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Getting Paid for Blogging

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Have you turned your blog into a business? Congratulations to you if you've sold prime "real estate" on your blog and are earning revenue for your efforts. Here at Momtrends we believe mom bloggers generally sell themsleves short and give away far too much to brands. So we're here to help you build and strengthen your relationship. Today's Business of Blogging feature is about GETTING PAID.

First, we'll hope you've got a media kit or advertising rates listed on your blog (if you don't go here to learn more). Once you and the brand have come to an agreement on what service you'll provide in return for money it's up to you to make sure you get paid. Getting a verbal or email sale is great--following through is what makes you successful and professional.

Track your revenue:
Once you've sold an ad, landed a sponsorship, or signed up for an affiliate program you need to write down the terms. There's softward available to do this (and send invoices). For the beginner, a simple spreadsheet will suffice. Here's a basic format I use (prices and brands are made up). I highlight the payment once it is received. Use the note section to list payment reminders and any other details (invoice # perhaps). This system also makes year-end tax reporting much easier

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Truth be told I get a lot less for my rates, but I aim high. In general, I have to send AT LEAST ONE REMINDER to every brand to get paid. The hardest checks to get come from the large companies. The exception? When I work with other mom bloggers (kudos to TheMotherhood--they rock!). If we have a paid program it always seems we pay promptly. Set aside one afternoon a week to follow-up on invoices and tend to revenue tracking.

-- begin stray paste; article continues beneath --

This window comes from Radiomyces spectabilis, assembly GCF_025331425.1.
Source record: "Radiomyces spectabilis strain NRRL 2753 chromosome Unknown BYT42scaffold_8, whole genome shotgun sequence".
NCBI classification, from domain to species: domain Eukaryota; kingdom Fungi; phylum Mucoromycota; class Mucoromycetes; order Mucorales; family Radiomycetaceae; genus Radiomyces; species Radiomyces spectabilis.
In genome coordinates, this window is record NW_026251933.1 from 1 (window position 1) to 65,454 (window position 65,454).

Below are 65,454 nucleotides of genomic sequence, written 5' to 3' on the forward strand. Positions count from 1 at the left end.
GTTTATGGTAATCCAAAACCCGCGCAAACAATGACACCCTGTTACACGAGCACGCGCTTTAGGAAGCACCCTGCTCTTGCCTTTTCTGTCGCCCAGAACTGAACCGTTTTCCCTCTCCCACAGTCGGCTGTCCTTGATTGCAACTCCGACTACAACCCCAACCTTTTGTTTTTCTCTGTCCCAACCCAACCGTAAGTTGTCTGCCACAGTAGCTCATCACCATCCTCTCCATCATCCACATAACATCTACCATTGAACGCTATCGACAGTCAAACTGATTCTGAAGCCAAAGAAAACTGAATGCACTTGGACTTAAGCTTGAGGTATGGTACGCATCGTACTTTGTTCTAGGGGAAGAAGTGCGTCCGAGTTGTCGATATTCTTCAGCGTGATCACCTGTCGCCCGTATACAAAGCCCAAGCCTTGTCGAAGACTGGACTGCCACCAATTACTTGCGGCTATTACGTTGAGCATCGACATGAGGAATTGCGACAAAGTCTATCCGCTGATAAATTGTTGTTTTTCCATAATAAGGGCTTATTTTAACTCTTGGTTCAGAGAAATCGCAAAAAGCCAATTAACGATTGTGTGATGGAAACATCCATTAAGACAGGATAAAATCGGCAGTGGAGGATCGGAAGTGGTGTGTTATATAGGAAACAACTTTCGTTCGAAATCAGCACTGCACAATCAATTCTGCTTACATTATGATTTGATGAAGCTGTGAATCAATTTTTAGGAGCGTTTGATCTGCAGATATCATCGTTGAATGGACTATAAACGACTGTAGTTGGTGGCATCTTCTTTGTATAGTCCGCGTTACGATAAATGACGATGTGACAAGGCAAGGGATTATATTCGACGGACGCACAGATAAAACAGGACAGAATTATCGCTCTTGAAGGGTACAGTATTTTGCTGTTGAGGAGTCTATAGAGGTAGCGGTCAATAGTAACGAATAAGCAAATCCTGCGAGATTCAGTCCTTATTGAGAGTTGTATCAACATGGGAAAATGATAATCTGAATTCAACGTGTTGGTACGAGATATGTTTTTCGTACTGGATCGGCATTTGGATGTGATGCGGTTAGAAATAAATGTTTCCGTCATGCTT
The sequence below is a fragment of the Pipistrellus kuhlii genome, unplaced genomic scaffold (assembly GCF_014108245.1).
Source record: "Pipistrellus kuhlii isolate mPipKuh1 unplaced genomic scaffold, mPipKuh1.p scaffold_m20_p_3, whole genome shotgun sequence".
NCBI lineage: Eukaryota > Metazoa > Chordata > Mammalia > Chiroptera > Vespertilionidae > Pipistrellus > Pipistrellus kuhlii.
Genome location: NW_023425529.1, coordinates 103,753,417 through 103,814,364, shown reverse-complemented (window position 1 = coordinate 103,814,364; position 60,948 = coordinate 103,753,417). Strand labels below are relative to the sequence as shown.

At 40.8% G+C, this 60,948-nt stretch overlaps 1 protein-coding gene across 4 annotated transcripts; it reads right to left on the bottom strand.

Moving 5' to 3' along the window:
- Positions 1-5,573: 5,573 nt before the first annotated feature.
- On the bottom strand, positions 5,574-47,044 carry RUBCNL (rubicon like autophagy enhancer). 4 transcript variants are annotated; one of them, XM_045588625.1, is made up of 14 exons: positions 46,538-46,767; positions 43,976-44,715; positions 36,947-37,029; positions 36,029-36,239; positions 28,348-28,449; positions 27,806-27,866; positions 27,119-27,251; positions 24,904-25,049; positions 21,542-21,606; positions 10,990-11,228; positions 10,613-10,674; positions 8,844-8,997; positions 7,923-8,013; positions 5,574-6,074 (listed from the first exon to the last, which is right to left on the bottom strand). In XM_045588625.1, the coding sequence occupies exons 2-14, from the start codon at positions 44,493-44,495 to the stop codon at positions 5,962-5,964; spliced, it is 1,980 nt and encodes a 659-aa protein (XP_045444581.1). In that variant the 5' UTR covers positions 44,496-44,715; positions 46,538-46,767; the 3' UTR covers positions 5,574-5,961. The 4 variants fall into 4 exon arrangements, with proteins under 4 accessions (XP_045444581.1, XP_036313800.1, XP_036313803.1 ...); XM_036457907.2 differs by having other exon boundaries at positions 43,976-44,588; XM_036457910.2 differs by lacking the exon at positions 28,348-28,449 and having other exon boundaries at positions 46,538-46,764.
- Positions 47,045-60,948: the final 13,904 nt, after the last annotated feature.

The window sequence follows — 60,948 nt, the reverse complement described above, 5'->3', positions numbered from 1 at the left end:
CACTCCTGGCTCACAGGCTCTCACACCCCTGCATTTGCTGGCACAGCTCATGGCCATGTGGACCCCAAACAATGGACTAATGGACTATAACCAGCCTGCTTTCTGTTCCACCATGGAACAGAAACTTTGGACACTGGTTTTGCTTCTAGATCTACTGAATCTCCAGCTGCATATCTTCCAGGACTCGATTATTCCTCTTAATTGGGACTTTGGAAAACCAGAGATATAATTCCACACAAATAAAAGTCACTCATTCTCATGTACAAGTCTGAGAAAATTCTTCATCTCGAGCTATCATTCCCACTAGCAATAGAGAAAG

An invoice spells out the who, what and how much of the agreement. Some blogs may use insertion orders, but again for the beginner an invoice is fine. It should have all your payment details on the invoice. If you want payment before the ad runs (and I highly recommend this)--spell it out on the invoice.

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Take paypal. Often brands want to pay with a credit card (especially PR firms). If you take paypal they can use a credit card and you can get immediately payment. There is a fee that paypal imposes--but it is worth not waiting months for a check.

What to do when someone hasn't paid:
1.) Send the invoice again with a reminder.
2.) Call your contact--sometimes there is a problem that can be solved with a simple phone chat.
3.) DO NOT RUN THE AD. If you haven't gotten your payment, hold off on giving your end of the agreement. If the ad, post or marketing program is already up? Take it down and clearly communicate this with the brand.
4.) Don't bash brands on twitter and facebook until you've given the brand a chance. Sometimes its bureaucracy at work. Many companies pay on a 60 or 30 day cycle--make sure you have the terms spelled out early.

I recently worked with a large company on a travel program. I made the mistake of NOT spelling out the specifics of what would be covered. As it turns out, they thought I would be responsible for taxes, tips, parking, etc. The trip ended up costing me $800--not an expense I anticipated. After MANY emails and back and forth, I got the company to split the costs. If I had spelled everything out, I wouldn't have had this issue.

Keep the email trail! Until the program is finished and you've been paid. This line of communication is key to making sure you get what you deserve.

Momtrends was not paid for this post.

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